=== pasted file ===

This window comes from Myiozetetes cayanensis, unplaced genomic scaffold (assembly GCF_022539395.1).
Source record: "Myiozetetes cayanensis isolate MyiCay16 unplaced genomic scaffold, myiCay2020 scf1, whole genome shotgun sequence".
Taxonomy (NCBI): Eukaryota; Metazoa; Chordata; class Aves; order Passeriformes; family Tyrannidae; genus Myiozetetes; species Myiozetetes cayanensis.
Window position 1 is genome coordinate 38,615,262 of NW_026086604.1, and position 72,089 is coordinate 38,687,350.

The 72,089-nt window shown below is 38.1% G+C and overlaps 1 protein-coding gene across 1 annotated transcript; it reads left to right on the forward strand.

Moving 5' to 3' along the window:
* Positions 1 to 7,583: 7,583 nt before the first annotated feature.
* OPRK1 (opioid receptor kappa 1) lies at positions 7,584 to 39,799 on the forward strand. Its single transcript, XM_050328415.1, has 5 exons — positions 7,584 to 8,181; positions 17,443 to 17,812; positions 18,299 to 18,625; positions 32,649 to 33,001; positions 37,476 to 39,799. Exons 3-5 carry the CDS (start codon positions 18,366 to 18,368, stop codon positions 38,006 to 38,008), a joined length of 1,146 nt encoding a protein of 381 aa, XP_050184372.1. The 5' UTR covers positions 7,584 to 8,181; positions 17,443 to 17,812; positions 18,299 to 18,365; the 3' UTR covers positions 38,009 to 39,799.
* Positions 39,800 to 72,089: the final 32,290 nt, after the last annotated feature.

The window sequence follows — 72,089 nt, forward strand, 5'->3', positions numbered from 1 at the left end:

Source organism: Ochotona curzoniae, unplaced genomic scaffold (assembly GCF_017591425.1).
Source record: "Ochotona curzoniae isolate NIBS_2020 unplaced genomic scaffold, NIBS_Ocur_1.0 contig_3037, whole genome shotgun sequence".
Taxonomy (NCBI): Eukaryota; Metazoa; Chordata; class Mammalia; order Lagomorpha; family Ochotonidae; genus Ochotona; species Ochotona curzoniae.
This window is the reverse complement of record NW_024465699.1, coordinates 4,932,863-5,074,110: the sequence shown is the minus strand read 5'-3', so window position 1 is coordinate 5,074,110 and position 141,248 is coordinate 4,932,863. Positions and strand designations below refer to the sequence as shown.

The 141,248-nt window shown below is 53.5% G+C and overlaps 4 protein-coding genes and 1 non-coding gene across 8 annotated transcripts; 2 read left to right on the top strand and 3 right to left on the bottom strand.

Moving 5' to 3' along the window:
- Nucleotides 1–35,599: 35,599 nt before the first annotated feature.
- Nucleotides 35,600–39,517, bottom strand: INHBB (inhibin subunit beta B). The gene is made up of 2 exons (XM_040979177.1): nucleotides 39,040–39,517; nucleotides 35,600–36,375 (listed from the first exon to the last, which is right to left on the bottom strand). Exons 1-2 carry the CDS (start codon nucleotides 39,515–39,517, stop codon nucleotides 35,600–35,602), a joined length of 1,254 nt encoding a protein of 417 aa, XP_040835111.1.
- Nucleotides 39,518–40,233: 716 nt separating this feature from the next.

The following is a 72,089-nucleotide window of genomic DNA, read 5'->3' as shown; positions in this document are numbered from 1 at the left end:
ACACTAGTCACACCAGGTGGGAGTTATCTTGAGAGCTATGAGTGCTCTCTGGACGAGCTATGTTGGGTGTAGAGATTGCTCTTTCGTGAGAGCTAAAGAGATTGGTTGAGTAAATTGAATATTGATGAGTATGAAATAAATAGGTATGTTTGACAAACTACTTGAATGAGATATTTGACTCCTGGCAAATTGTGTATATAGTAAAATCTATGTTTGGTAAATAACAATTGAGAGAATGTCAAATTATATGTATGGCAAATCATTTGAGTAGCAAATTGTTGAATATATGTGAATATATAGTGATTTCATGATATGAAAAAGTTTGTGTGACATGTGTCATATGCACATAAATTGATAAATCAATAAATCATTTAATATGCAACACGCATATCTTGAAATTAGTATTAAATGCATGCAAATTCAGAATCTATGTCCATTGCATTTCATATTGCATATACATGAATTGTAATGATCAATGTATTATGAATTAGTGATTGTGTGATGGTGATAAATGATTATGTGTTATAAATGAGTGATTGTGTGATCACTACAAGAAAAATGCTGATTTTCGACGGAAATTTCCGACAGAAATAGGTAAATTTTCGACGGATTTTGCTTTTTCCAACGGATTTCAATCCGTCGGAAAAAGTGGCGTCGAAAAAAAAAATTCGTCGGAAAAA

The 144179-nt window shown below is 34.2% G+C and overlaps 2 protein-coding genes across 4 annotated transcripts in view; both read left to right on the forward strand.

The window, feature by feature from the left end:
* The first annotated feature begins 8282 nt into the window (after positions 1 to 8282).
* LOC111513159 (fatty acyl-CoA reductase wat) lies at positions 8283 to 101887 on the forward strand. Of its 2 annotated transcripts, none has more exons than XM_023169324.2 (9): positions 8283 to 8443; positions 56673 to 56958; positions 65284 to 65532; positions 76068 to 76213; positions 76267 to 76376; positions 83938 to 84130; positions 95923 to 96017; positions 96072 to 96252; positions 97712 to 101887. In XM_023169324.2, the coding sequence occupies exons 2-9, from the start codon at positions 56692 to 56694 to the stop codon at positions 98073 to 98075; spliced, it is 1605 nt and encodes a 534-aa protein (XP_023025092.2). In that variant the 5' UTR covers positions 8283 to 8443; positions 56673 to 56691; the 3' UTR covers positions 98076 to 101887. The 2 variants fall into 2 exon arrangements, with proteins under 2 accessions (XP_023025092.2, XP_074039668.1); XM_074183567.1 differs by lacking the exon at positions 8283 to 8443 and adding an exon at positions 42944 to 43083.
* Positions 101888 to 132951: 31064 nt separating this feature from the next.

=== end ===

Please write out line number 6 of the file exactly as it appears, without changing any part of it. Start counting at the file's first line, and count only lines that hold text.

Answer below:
Moving 5' to 3' along the window: